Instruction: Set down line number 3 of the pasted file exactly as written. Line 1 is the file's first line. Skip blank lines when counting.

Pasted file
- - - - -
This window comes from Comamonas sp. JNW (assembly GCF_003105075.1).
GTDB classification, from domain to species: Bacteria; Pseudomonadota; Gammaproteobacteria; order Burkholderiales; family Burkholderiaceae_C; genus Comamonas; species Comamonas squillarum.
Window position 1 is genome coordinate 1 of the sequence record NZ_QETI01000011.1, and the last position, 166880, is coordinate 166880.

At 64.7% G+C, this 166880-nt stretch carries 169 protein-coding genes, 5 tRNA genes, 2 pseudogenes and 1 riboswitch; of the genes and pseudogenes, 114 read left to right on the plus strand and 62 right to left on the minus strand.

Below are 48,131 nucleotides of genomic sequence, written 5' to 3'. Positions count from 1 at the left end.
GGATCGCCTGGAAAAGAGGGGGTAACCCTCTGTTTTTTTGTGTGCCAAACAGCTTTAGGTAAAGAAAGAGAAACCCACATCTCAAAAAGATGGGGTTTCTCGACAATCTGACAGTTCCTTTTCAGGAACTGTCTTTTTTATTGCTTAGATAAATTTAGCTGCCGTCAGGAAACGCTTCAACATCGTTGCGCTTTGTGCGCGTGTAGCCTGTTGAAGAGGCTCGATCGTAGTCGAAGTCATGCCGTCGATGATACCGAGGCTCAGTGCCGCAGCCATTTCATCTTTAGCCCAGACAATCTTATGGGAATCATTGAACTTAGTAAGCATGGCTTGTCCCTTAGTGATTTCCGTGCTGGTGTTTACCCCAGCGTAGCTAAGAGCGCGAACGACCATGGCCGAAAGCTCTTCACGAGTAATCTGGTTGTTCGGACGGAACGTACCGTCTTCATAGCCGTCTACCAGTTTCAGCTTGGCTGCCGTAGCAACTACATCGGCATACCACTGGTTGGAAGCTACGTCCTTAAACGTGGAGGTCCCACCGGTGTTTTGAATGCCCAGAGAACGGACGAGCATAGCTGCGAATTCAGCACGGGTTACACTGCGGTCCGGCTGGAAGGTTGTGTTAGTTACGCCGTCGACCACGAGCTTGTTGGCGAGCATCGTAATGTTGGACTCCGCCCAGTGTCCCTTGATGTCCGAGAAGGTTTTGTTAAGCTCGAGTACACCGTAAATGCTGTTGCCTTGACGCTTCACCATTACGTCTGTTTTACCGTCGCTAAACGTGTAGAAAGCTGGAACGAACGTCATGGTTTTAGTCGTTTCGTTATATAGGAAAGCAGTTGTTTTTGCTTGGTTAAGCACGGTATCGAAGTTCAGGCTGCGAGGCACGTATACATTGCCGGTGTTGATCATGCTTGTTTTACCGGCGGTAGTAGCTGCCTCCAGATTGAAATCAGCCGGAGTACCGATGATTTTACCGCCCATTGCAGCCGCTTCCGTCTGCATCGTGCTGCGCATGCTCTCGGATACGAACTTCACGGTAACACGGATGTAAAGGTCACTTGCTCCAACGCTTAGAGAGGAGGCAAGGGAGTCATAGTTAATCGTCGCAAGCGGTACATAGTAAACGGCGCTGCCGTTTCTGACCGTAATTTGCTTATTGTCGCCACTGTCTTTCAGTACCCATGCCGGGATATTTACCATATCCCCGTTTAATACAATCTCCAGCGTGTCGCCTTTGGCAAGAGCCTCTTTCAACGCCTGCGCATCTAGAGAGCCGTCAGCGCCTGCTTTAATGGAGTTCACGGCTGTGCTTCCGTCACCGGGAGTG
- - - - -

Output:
Window position 1 is genome coordinate 1 of the sequence record NZ_QETI01000011.1, and the last position, 166880, is coordinate 166880.